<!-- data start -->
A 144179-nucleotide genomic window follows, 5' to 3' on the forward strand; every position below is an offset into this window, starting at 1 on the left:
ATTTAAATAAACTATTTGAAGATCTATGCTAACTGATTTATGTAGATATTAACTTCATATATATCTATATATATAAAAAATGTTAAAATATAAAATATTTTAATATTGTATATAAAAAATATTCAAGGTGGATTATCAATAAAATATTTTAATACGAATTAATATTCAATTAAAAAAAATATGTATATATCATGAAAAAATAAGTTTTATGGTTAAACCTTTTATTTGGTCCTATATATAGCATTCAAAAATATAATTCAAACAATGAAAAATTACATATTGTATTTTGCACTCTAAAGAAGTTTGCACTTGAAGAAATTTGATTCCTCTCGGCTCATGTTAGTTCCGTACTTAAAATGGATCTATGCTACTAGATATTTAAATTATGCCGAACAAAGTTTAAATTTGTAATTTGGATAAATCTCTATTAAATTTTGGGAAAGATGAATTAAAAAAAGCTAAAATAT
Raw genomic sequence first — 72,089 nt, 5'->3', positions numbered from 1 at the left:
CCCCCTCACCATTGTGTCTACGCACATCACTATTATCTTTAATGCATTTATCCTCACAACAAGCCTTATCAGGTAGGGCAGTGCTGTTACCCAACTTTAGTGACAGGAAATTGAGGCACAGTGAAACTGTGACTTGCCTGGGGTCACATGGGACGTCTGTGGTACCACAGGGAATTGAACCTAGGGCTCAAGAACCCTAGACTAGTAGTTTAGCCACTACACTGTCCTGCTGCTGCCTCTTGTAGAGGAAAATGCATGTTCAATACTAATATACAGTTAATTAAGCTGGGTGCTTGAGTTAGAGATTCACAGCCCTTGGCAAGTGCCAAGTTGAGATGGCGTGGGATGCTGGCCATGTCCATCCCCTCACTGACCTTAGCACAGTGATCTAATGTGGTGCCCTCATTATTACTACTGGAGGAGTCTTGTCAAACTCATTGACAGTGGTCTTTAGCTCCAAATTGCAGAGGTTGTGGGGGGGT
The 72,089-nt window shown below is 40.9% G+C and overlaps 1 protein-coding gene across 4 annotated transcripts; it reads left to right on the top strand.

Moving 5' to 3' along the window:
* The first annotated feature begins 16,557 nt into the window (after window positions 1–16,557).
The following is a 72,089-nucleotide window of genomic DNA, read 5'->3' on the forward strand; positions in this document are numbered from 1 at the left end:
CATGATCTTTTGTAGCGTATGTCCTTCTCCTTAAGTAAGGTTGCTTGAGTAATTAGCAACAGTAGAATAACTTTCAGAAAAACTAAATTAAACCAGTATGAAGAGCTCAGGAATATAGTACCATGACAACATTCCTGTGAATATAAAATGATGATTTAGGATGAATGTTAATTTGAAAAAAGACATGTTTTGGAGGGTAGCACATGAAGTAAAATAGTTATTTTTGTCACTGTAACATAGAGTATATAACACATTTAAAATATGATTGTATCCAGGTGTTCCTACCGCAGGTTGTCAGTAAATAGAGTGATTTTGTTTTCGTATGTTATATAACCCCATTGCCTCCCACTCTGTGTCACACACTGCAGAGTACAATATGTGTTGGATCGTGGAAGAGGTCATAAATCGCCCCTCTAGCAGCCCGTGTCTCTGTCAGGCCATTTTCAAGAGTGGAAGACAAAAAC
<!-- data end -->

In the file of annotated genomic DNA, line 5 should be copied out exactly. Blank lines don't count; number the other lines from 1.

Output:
The 72,089-nt window shown below is 40.9% G+C and overlaps 1 protein-coding gene across 4 annotated transcripts; it reads left to right on the top strand.